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Absurd: ‘View’ Hosts Say Smollett’s Fake Hate Crime ‘Made Sense’ ‘Believable’

absurd:-‘view’-hosts-say-smollett’s-fake-hate-crime-‘made-sense’-‘believable’

Just when you think the hosts of The View can’t get any more divorced from reality, they do. The liberal hosts defended the media and Democrats, on Friday’s show, for their ardent defense and belief in actor Jussie Smollett’s fake hate crime story that quickly unraveled back in 2019.

The actor, who accused Trump supporters of assaulting him in the middle of the night in downtown Chicago, was indicted Thursday on five counts for lying to authorities and staging the alleged crime. But the liberal hosts of The View were shocked by the news because Smollett’s bizarre story was realistic and “made sense” to their Trump-deranged minds.

Friday co-host Ana Navarro was saddened by the news because, she argued, the actor’s story was so ”believable.” “Look, I think — when it first happened I think it was unimaginable to anybody that it could be a hoax, and um frankly, you know, I think that for a lot of people it read believable, that there could be hate crimes because there are hate crimes against minorities and against LGBTQ,” she began, before urging real victims of hate crimes to not let this deter them from making them public.

Sara Haines was the only host to call out the media and politicians who rushed to report and share support for Smollett as soon as his story came out, before verifying if it was true. “The part that jumped out at me the most about this story though was the rush of leaders across this country to do the right thing on Twitter and make sure they spoke up immediately in defense before knowing everything. We had the president,” she started, before Behar cut her off.

Since Haines was the only one with an ounce of common sense, her irrational co-hosts of course pounced. Behar defended the media and Democrats buying the story. “Well it made sense. That’s why,” she insisted. But Haines pushed back, saying that rushing to judgement on social media wasn’t wise:

Yeah, but when you approach anything that happens you need to bring the information in, you need to respond not react. Everyone across the board reacted very quickly and impulsively on Twitter. I just think it’s a reminder that you can’t dial that back in, so if a narrative goes in and you endorse it, when things come out –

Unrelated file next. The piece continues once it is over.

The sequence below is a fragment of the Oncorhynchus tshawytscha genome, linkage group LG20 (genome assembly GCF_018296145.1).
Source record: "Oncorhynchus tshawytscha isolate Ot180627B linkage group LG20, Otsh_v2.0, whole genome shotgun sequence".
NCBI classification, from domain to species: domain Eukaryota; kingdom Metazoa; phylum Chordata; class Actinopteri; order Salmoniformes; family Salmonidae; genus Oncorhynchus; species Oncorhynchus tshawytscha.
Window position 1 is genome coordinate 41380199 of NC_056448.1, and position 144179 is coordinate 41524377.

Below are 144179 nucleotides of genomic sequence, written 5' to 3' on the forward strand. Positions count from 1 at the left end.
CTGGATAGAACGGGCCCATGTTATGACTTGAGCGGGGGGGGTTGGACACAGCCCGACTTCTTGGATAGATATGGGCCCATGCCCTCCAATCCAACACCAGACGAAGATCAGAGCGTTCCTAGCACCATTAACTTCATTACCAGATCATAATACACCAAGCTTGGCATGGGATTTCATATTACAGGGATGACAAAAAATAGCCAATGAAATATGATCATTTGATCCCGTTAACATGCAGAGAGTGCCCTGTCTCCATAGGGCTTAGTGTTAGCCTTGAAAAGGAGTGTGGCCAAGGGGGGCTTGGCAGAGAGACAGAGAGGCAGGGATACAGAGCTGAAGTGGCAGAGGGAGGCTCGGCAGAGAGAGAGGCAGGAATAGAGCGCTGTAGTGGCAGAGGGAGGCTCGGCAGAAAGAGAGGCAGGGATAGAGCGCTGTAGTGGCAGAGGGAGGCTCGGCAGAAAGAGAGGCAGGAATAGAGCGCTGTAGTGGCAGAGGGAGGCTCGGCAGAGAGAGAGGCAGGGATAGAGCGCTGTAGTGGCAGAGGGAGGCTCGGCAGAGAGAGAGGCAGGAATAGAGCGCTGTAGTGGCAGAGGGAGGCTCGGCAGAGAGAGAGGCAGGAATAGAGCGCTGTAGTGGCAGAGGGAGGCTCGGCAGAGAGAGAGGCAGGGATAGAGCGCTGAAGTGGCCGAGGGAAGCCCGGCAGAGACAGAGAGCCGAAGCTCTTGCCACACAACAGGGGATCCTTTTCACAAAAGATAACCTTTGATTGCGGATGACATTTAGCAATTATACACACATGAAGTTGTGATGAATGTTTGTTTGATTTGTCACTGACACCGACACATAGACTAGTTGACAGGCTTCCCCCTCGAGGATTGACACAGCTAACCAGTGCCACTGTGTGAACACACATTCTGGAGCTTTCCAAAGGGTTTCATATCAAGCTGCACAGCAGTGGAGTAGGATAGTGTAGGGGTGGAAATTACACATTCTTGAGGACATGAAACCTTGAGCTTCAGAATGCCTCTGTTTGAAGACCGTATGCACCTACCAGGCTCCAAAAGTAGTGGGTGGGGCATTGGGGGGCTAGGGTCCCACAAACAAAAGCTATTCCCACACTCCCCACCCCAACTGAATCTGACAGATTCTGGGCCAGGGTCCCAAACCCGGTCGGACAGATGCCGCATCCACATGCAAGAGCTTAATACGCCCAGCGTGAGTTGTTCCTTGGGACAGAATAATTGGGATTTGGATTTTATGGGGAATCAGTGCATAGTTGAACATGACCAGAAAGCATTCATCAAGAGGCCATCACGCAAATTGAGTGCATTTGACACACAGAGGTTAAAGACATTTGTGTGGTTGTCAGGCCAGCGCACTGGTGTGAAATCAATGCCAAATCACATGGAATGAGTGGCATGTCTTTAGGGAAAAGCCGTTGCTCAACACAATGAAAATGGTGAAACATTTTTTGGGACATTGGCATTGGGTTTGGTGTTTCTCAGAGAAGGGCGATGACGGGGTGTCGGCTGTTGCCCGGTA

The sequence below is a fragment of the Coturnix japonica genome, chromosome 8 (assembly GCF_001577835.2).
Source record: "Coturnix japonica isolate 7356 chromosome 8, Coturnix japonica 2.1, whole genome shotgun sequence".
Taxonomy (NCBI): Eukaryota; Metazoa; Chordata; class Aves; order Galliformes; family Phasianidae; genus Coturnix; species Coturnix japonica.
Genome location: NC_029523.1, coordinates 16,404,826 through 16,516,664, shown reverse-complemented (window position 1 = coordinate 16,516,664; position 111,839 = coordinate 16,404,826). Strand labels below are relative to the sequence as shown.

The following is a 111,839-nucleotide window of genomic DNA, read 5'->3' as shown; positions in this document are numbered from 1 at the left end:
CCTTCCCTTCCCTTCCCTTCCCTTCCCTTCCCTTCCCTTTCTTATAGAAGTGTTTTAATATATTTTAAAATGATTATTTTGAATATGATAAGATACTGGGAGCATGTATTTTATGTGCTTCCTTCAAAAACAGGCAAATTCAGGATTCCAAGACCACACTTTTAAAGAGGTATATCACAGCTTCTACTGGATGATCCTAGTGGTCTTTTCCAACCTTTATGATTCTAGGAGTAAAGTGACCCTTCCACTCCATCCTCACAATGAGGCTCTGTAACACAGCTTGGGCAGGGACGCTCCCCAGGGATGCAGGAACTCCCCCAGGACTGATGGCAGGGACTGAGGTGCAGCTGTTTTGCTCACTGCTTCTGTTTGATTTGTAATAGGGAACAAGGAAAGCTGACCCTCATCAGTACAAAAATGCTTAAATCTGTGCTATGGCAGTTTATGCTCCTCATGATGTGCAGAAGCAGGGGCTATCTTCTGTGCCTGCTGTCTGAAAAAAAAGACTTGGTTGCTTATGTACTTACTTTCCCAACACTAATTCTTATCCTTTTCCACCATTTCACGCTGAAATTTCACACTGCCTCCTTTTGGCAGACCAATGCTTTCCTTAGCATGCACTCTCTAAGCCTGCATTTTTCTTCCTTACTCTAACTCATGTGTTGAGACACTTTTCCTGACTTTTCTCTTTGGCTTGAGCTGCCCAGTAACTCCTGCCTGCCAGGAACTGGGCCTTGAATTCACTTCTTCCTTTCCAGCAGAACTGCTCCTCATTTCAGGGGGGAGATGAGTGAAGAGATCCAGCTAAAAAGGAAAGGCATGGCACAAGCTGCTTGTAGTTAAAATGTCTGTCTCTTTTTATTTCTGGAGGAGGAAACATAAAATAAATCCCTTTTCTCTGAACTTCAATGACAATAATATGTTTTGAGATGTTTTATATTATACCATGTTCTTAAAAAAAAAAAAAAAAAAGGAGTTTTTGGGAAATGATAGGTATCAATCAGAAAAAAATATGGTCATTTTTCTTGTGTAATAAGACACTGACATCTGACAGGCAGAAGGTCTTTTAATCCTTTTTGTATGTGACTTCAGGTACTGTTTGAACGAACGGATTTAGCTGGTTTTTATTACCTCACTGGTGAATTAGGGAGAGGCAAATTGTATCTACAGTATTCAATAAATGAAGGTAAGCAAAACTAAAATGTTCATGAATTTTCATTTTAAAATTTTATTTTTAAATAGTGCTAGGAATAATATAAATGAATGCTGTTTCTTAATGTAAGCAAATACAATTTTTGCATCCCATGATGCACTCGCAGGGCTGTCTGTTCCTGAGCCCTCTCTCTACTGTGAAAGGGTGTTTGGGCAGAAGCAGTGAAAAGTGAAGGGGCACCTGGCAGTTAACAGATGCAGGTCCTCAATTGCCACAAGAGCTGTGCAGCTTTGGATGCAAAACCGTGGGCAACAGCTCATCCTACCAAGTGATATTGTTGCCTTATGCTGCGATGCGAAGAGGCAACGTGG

Again, her co-hosts jumped on her. “Sarah, we’re living in a period where it wasn’t unimaginable that a black LGBTQ  person could get beat up — and I think that’s what people reacted to,” Ana Navarro huffed.

Navarro went on to gripe about conservatives on Twitter pointing out Democrats who immediately put out statements in support of Smollett. She made a garbage analogy saying Republican politicians who took photos with Josh Duggar, when he worked for the Family Research Council, years before allegations of molestation and child pornography came out, were in the same boat as the Democrats who voiced support for Smollett:

You know what let me say this– Sunny I’m sorry I’m cutting into your time– I saw yesterday a lot of reaction, you know, on that point on Twitter of people wanting to own the liberals who had reacted in support of Jussie Smollett. Well yesterday, also Josh Duggar got found guilty and got convicted of child pornography. Guess what? There are pictures all over all online with him of Marco Rubio and Ted Cruz and Mike Huckabee. [applause] So here’s the bottom line. It’s not their fault, that Josh Duggar was a pornographer and they didn’t know. And it’s not you know, Kamala Harris’s fault or Joe Biden’s fault, or Cory Booker’s fault, or anybody’s fault that their natural reaction was to empathize with somebody that we all at first thought was the victim of a hate crime.

But her analogy doesn’t even make sense, as Duggar wasn’t accusing others of a hate crime against him before the truth came out, as in Smollett’s case. Nor is anyone arguing that sympathizing with an alleged victim is a bad thing. But Smollett’s story wasn’t realistic in the slightest and was clearly a political stunt intended to make Trump supporters look like violent bigots, and the biased media wanted to believe it instead of investigate what the truth was.